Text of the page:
|ZFIN ID: ZDB-PUB-150916-10|
High-Throughput Tissue Bioenergetics Analysis Reveals Identical Metabolic Allometric Scaling for Teleost Hearts and Whole Organisms
Jayasundara, N., Kozal, J.S., Arnold, M.C., Chan, S.S., Di Giulio, R.T.
|Source:||PLoS One 10: e0137710 (Journal)|
|Registered Authors:||Chan, Sherine, Di Giulio, Richard T.|
|PubMed:||26368567 Full text @ PLoS One|
Jayasundara, N., Kozal, J.S., Arnold, M.C., Chan, S.S., Di Giulio, R.T. (2015) High-Throughput Tissue Bioenergetics Analysis Reveals Identical Metabolic Allometric Scaling for Teleost Hearts and Whole Organisms. PLoS One. 10:e0137710.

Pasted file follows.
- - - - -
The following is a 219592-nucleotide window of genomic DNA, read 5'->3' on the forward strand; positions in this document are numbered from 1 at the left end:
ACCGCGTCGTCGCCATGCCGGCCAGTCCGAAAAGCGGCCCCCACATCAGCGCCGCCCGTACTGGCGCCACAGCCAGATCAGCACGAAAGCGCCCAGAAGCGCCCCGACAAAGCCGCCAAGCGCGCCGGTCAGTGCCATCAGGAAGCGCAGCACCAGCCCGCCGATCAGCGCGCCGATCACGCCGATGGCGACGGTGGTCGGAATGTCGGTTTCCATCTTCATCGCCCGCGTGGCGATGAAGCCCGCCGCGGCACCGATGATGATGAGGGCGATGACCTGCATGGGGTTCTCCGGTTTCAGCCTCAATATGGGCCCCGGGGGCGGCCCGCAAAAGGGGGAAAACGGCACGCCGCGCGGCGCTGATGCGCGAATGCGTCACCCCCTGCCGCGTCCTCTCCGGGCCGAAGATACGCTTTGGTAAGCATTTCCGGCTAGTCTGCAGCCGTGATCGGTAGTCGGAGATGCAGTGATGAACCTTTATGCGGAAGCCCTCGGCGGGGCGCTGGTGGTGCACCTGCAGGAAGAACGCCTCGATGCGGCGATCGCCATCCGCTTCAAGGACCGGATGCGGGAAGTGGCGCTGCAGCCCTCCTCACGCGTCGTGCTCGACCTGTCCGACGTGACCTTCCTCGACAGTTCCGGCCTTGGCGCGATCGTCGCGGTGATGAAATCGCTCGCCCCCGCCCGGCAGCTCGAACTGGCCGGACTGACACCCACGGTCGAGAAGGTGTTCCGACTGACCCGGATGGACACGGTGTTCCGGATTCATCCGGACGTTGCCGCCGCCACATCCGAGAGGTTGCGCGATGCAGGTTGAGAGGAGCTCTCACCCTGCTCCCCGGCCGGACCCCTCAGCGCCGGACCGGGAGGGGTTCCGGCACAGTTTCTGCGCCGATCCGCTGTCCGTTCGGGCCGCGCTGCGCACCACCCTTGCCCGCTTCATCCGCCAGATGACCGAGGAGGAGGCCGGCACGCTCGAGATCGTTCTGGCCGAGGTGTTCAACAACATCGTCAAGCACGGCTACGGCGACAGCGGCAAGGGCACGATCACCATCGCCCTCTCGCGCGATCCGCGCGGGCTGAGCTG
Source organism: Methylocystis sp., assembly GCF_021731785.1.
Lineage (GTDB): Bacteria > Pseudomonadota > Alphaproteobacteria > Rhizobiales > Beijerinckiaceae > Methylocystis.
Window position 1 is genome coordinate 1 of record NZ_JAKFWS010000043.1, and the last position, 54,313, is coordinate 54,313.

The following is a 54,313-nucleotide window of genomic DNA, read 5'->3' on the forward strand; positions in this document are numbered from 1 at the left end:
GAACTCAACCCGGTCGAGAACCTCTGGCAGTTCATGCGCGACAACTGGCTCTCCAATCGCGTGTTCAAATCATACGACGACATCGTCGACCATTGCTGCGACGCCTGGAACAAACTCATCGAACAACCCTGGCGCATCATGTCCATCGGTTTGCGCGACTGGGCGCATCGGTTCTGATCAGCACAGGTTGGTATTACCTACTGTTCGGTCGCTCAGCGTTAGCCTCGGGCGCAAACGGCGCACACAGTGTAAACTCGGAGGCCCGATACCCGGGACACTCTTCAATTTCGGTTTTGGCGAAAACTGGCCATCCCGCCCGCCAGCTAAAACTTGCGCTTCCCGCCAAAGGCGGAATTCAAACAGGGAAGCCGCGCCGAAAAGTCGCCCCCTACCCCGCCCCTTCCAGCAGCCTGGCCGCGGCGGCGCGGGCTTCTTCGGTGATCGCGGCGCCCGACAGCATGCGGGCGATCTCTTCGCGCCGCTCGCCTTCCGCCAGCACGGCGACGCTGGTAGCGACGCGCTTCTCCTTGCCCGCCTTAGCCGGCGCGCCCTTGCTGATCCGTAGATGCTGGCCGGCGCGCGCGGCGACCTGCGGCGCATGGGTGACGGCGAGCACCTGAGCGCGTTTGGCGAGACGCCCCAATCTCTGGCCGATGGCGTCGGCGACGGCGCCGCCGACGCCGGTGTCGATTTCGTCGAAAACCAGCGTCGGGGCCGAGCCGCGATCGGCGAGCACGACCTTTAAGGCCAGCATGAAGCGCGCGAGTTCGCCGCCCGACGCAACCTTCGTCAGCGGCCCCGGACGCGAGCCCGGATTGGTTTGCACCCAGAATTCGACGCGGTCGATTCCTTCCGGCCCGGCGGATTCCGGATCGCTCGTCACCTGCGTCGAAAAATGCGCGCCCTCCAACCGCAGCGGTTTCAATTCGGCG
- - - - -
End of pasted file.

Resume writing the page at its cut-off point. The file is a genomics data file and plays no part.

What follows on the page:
ABSTRACTOrganismal metabolic rate, a fundamental metric in biology, demonstrates an allometric scaling relationship with body size. Fractal-like vascular distribution networks of biological systems are proposed to underlie metabolic rate allometric scaling laws from individual organisms to cells, mitochondria, and enzymes. Tissue-specific metabolic scaling is notably absent from this paradigm. In the current study, metabolic scaling relationships of hearts and brains with body size were examined by improving on a high-throughput whole-organ oxygen consumption rate (OCR) analysis method in five biomedically and environmentally relevant teleost model species. Tissue-specific metabolic scaling was compared with organismal routine metabolism (RMO2), which was measured using whole organismal respirometry. Basal heart OCR and organismal RMO2 scaled identically with body mass in a species-specific fashion across all five species tested. However, organismal maximum metabolic rates (MMO2) and pharmacologically-induced maximum cardiac metabolic rates in zebrafish Danio rerio did not show a similar relationship with body mass. Brain metabolic rates did not scale with body size. The identical allometric scaling of heart and organismal metabolic rates with body size suggests that hearts, the power generator of an organism's vascular distribution network, might be crucial in determining teleost metabolic rate scaling under routine conditions. Furthermore, these findings indicate the possibility of measuring heart OCR utilizing the high-throughput approach presented here as a proxy for organismal metabolic rate-a useful metric in characterizing organismal fitness. In addition to heart and brain OCR, the current approach was also used to measure whole liver OCR, partition cardiac mitochondrial bioenergetic parameters using pharmacological agents, and estimate heart and brain glycolytic rates. This high-throughput whole-organ bioenergetic analysis method has important applications in toxicology, evolutionary physiology, and biomedical sciences, particularly in the context of investigating pathogenesis of mitochondrial diseases.
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